Nusrat Fateh Ali Khan, Visiting Artist in the University of Washington Ethnomusicology Program in 1992-93, was known internationally as the leading exponent of qawwali, devotional poetry of the Sufis of South Asia, until his death on August 16, 1997. He was born and raised in Faisalabad, Pakistan but maintained close ties to the city of Lahore. Nusrat began his formal training in classical music under the tutelage of his father, Ustad Fateh Ali Khan, who led a qawwali ensemble. After the death of his father, Nusrat was formally taught the art of qawwali by his uncle. He took over the leadership of his family's ensemble in 1971 and soon became famous in his own right.
Nusrat Fateh Ali Khan toured internationally with his ensemble and was credited with introducing the art of qawwali to international audiences as well as to the young people of Pakistan. In 1987, he was awarded the President's Pride-of-Performance award for his contribution to Pakistani music. Recordings of Nusrat and his ensemble can be found on JVC, Real World (with Peter Gabriel), the soundtrack recording of the movie "Dead Man Walking" (with Eddie Vedder), and numerous other commercial labels.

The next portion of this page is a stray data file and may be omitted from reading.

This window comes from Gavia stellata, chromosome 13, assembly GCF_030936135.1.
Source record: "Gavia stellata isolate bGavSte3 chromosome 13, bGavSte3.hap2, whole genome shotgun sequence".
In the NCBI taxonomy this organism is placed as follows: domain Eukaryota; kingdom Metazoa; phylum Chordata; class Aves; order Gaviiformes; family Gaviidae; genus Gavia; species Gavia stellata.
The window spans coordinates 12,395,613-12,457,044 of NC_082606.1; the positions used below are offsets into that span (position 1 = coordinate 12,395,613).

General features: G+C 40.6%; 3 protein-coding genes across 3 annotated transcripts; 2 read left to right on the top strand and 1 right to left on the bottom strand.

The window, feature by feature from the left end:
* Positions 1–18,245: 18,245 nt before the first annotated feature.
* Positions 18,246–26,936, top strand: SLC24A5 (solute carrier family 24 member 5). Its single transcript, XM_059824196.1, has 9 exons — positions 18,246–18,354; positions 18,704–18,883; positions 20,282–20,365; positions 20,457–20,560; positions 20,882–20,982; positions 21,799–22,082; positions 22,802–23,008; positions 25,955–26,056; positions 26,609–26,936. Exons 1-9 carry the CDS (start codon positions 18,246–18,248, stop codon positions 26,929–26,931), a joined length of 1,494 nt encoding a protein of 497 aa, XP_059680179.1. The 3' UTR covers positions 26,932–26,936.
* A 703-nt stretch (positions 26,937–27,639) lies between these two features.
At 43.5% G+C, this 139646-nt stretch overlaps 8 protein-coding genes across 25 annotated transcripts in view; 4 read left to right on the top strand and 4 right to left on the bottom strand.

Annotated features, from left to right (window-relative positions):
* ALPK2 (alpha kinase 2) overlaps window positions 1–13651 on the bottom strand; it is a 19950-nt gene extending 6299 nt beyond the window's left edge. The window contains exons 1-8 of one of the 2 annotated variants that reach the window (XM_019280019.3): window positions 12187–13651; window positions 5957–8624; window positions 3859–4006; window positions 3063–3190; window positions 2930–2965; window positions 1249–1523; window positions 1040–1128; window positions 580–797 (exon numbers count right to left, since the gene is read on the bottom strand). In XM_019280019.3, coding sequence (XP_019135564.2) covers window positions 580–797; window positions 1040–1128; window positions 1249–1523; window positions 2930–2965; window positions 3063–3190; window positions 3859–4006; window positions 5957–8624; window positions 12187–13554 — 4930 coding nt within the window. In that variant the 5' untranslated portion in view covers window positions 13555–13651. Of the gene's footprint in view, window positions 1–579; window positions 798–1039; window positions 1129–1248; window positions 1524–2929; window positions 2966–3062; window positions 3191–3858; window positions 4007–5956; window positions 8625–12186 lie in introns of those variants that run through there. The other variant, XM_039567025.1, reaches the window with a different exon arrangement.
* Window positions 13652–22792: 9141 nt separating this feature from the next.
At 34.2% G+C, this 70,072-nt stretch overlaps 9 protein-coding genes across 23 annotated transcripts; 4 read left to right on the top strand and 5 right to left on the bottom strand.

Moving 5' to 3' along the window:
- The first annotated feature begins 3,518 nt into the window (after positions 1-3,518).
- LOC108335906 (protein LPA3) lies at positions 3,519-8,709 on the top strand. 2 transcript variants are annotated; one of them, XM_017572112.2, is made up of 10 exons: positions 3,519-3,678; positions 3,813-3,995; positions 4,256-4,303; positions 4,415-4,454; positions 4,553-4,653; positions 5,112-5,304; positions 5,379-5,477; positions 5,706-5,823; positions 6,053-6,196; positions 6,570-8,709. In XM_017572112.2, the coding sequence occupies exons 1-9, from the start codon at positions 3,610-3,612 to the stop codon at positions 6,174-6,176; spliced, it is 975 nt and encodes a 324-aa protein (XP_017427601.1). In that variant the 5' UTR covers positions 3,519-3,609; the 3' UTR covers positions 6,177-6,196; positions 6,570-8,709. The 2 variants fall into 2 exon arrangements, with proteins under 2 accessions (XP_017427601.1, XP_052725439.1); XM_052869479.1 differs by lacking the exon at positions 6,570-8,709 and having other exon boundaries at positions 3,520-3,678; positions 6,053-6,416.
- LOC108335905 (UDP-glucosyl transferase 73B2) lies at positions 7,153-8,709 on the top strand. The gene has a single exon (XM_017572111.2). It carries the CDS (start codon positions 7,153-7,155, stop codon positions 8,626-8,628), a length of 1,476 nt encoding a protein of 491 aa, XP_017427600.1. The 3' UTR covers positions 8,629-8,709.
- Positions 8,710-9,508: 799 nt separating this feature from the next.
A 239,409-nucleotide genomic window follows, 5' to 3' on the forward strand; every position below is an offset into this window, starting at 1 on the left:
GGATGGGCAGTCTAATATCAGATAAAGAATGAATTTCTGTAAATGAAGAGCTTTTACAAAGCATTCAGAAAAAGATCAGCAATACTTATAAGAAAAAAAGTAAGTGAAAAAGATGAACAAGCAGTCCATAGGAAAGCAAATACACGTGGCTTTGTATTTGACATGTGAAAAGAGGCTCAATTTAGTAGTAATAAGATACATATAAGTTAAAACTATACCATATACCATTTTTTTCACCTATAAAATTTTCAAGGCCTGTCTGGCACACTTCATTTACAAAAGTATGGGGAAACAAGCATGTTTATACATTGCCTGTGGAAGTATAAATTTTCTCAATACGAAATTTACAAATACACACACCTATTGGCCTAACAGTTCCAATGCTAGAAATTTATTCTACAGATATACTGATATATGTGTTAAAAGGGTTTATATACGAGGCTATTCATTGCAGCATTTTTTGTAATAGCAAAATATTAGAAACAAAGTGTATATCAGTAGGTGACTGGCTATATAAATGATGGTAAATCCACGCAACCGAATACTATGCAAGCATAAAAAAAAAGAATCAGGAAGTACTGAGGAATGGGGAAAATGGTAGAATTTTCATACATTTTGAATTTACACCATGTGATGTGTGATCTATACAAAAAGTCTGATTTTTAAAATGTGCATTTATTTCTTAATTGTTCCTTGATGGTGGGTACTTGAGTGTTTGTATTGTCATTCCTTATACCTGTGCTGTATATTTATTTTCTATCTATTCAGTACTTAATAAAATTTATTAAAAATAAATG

"Nusrat! Live at Meany", a videotaped performance of Nusrat Fateh Ali Khan during his residency at the University of Washington in 1993, was originally distributed by University of Washington Press but is currently out of print (as of 8/97). See Ethnomusicology Publications for updates on its future availability.
Photograph by Shantha Benegal
Dr. Hiromi Lorraine Sakata with Nusrat Fateh Ali Khan during his residency in the University of Washington Ethnomusicology Program, 1992-93.